First things first: Insomnia is a symptom, not a disease. Now that we have got that common misconception out of the way, let’s find out more about this sleep complaint that’s widely prevalent in Singapore,
What’s counted as Insomnia?
Insomnia can mean all kinds of sleep problems. These include having difficulty falling asleep, easily disrupted sleep, multiple spontaneous awakenings, and inability to naturally fall back asleep. Namely, it is a perception that sleep quality is not sufficient, despite given the perfect opportunity to sleep. When an insomniac visits a doctor, the condition is usually classified by their duration:
1)Transient insomnia – lasts up to 1 week, sometimes also referred to as an “adjustment sleep disorder”.
2)Short-term insomnia – lasts for 1 to 6 months.
3)Chronic insomnia – lasts up to 6 months or more.
Insomnia is associated with a large variety of medical, psychiatric and sleep disorders.
Defining what you mean by insomnia is essential, since the timing of insomnia is important in determining its etiology (causes).
Restricted from the land of Nod
It’s easy to figure out the physical causes; tiredness, irritability, lethargy, and the emotional causes; anxiety and stress. What most people don’t know are these:
Sleep is a very basic human need that appears to be a fundamental process, yet the mechanism and reason why we sleep is extensively researched and but still not fully understood.
By definition, sleep is a temporary, reversible state off “perceptual disengagement from the environment”. It is believed to be behavioural, since many of us have different sleep requirements, patterns, cycles and habits.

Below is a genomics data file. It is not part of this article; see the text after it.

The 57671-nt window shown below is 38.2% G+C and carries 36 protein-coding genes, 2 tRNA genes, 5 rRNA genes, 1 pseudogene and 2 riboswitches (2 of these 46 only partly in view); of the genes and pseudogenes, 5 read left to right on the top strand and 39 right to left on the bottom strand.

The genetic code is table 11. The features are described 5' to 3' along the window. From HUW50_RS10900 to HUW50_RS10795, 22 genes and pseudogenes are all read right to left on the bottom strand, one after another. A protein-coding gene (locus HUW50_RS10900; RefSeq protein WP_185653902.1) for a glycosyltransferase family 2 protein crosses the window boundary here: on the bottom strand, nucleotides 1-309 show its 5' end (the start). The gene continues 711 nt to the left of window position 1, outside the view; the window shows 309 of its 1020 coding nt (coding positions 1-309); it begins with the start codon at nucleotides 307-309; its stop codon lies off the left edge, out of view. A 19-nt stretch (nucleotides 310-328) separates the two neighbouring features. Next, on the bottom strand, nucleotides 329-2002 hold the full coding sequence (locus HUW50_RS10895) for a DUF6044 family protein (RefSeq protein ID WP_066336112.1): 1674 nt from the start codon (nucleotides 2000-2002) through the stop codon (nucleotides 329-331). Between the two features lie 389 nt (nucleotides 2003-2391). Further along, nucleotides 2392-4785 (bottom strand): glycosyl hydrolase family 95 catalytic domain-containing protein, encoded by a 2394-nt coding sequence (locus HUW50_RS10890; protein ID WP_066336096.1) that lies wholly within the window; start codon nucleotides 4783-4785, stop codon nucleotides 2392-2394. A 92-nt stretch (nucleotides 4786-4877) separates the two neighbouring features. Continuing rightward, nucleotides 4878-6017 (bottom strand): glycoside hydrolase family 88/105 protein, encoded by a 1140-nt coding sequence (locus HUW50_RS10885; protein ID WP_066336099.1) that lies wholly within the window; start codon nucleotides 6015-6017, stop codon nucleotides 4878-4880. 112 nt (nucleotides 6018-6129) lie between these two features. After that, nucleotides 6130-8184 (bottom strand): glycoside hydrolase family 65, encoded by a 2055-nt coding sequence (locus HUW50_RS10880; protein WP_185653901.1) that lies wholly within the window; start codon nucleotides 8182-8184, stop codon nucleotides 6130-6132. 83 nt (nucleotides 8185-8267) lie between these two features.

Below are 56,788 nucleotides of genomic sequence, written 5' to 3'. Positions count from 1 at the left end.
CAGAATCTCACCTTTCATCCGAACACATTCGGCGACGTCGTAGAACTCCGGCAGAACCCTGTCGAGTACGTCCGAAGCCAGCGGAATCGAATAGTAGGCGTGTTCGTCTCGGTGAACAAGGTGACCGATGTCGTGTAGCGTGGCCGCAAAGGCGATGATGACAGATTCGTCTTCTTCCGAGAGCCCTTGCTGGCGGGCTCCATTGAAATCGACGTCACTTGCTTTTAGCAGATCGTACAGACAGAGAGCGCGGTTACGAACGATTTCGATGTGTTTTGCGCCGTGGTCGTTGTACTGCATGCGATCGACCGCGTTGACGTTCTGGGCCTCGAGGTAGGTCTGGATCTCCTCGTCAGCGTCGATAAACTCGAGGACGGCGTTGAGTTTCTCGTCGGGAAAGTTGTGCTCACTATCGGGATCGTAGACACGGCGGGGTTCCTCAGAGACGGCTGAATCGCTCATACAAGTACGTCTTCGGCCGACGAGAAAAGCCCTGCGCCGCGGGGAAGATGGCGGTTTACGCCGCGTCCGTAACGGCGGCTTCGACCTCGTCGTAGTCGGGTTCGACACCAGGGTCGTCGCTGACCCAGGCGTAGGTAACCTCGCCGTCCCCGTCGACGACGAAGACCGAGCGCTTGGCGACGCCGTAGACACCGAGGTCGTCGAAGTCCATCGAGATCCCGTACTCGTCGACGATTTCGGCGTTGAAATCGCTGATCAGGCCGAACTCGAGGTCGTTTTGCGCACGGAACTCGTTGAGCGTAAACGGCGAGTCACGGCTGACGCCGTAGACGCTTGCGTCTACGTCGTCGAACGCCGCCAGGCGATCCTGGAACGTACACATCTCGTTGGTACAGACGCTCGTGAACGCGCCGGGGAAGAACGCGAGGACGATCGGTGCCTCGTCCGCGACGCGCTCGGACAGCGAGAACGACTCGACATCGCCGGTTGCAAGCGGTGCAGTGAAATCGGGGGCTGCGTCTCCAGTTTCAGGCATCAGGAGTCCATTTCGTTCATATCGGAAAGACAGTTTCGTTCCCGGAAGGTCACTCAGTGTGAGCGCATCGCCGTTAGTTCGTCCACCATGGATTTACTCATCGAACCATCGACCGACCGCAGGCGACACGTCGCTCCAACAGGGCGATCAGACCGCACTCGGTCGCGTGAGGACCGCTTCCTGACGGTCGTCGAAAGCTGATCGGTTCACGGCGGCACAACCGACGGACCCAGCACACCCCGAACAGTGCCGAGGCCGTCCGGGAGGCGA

The average human spends about 5 to 8 hours per day sleeping. That’s roughly one-third of the day, which amounts up to 26 years throughout an entire lifetime (with the current life expectancy of 80 years old)! For some, it can go all the way up to 10 hours a day, while others can get by with just 4 hours. An adult should sleep between 7 to 8 hours on weekdays, and then use the weekends to catch up on sleep.
Children, however, seem to require much more rest than grownups. Toddlers between 1 and 3 years of age need up to 13 hours of sleep at night, and that is excluding a nap in the afternoon. Preschoolers sleep about 10 to 12 hours, schooling children 8 to 10 hours, and for preteens, 9 hours.
In older age groups, insomnia is often associated with problems with sleep and daytime napping.
There is considerable evidence linking melatonin, produced by the pineal gland, with the sleep-wake cycle. When melatonin is administered orally, it enhances sleep and provides deeper and more natural sleep. Circulating melatonin concentrations decrease in old age, and its time of secretion is delayed.
As one ages, the amount of melatonin produced in the brain decreases significantly. This is why grandma might get tired by 9pm, falls asleep but wakes up at 1am, not being able to get back to sleep again till 4am.
Catch some Zzz’s
Here’s a Sleep Hygiene to-do list to help you doze off:
And here’s what not to do.
In this modern hectic society, everyone is bound to suffer from insomnia to a certain degree at some point of our lives. As long as you watch your diet, exercise regularly and stay healthy, it shouldn’t be a problem at all. Just don’t let the bedbugs bite!
Health & fitness